Post-bankruptcy Chrysler’s product plans have had more episodic changes than the Star Wars franchise, and Automotive News has the latest dirt on what’s going on at Auburn Hills.
News of a new Ram performance truck was bolstered by these images released by Ram yesterday, that preview the new model set to be unveiled at this weekend’s Woodward Dream Cruise.
The new diesel engine that is expected to arrive in the Dodge Ram 1500 and Jeep Grand Cherokee (which, we hear, has been pushed back a few times already) has had an interesting life. The 3.0L twin-turbo diesel engine never was intended for Chrysler or Fiat products, but rather, Cadillac.
Before we dive in, let’s get one thing straight. This is not, I repeat NOT a review of the 2014 RAM ProMaster cargo van. Instead I managed to get my hands on a Euro spec Fiat Ducato van for a few days. The Ducato is the basis for the ProMaster, but the ProMaster is more than just a Fiat with a RAM on it. Fiat’s Americanized cargo van might just be the biggest shakeup to the domestic commercial vehicle segment in our lifetime. Why? Front wheel drive, that’s why. Intrigued?
Around the same time that the one millionth U.S. built Kia rolled off a Georgia assembly line, the first Ram ProMaster was being built in a Mexican Chrysler factory. The ProMaster, a revised Fiat Ducato, will give Chrysler/Dodge/Ram dealers a large commercial van to sell for the first time since the Mercedes based Sprinter went away in 2010.
If you want a diesel engine but don’t want to spring for a heavy-duty pickup, your only option is the Ram 1500.
The standard cab, short bed pickup is a rare breed these days. Most trucks that leave the dealer lot tend to be an extended cab, if not a four-door crew cab, with a longer bed and all the bells and whistles typically seen on a luxury vehicle. For a couple years, Ram has had the monopoly on a hot version of the standard cab with the Ram Express, a Hemi powered no-frills Ram, which starts at just $23,400. Not anymore.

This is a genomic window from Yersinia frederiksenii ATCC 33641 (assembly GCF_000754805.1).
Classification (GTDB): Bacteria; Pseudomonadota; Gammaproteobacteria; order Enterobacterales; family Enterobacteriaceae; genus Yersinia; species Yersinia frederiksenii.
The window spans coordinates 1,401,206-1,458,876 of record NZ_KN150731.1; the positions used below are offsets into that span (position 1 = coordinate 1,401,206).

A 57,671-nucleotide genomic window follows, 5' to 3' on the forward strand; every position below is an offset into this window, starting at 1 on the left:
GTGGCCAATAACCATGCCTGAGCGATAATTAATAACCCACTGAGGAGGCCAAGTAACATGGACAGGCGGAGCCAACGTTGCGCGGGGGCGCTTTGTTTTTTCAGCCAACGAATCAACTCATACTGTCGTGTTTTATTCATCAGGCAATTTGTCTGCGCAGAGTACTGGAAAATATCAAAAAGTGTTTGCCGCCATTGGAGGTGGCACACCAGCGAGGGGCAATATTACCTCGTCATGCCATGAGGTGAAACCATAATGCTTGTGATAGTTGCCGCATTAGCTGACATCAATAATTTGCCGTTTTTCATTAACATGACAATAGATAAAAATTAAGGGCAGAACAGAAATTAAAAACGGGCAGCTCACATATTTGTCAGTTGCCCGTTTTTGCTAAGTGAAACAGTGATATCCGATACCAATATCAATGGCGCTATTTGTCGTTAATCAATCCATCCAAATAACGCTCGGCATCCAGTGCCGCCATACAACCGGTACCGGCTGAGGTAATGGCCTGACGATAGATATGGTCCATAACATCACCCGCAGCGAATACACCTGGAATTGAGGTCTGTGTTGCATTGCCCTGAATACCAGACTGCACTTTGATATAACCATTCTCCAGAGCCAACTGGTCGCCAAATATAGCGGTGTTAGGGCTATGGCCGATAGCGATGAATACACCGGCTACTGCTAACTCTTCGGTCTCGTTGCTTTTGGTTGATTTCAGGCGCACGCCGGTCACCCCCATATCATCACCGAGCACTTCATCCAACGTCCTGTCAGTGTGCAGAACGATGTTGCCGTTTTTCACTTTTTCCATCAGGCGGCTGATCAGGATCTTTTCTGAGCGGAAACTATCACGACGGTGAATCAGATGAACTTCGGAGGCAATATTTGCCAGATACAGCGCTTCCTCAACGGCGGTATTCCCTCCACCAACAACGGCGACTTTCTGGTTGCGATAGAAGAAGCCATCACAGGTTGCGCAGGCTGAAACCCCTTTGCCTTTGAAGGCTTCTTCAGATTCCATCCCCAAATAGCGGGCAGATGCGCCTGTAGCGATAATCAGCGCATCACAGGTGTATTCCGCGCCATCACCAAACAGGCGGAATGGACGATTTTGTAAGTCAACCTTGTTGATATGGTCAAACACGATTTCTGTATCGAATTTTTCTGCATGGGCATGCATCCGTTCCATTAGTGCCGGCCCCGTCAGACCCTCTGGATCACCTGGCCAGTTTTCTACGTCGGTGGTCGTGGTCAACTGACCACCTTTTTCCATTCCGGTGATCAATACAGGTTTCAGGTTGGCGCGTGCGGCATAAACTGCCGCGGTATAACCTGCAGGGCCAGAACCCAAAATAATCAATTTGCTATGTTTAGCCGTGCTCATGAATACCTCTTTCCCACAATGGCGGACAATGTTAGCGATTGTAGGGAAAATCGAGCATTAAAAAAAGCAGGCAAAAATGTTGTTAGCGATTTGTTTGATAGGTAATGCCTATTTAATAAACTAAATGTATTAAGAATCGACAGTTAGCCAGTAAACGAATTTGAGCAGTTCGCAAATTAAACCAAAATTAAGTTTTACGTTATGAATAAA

News of former Ram divsion head Fred Diaz defecting to Nissan has sparked a hiring shuffle over at Chrysler. Reuters is reporting that former Dodge chief Reid Bigland will be moving over to head up Ram, while Tim Kuniskis will move from Fiat to replace Bigland at Dodge. Jason Stoicevich takes over from Kuniskis at Fiat.
The end of Q1 2013 in the United States saw numerous competitors in the mid-size sedan segment duking it out for the Number 1 spot. North of the border, the situation followed a familiar pattern as well; the race for the sales crown was dominated by compact sedans, rather than mid-sizers.
The Chrysler 300 is already equipped with a diesel for world markets, and there’s a possibility we may see an oil-burning 300 on our shores as well.
The driving force behind the 12 man protest at Chrysler’s Warren, Michigan plant has gotten the boot.
The Detroit News, which broke the story, reported that protest organizer Alex Wassell was suspended without pay after nearly 20 years on the job. The protest was not sanctioned by the UAW, and led to the leaking of some documents outlining quality problems with the 2013 Ram 1500, a crucial product for Chrysler.
Since Wassell’s suspension, groups like the ACLU and Labor Notes, a union activist group, have spoken out about the firing, which Chrysler described as being due to “…engaging in activity constituting or appearing to constitute a conflict with the interest of the company.”
Meanwhile, the UAW has been curiously silent on the whole matter, which gives us an indirect example of the inherent conflict that occurs when the labor union and the corporate owners are one and the same.
A few months back you helped me sort out a plan of action for my Ford Fiesta transmission problems, and I have another stick-shift quandary I thought you might have some insight on.
My second vehicle is a 2003 Ram 1500 (bare bones work-truck, standard cab, manual everything), which I’ve recently been doing a lot of maintenance on (new plugs, pads, rotors, u-joints, carrier bearing, and a few other things). One issue I haven’t been able to sort out is an odd grinding/squealing I get when the car is in gear at high rpms (3000+) with the clutch peddle fully depressed (on the floor), something akin to what you hear if you come off the clutch with the shifter only part-way into gear. (Read More…)
Even though Ford Ranger is dearly missed, Ford is claiming that Ranger customers are content with upgrading to an F-150 with one of Ford’s V6 powerplants – and they’re hardly alone in opting for the smaller powerplant.
The 12-person protest that took place at Chrysler’s Warren, Michgan truck plant got little notice in the automotive news cycle, save for a couple of mentions on the usual aggregators. In truth, it’s not the juiciest story to sell in this click-driven wasteland, though these stories tend to raise the most interesting questions. This example highlights an issue that is going to dog the UAW for some time – how will the UAW control their workers when they are also the owners?
Chrysler will be the first truck maker to offer a diesel engine on a half-ton pickup, when the Ram 1500 gets an oil-burner in Q3 of this year.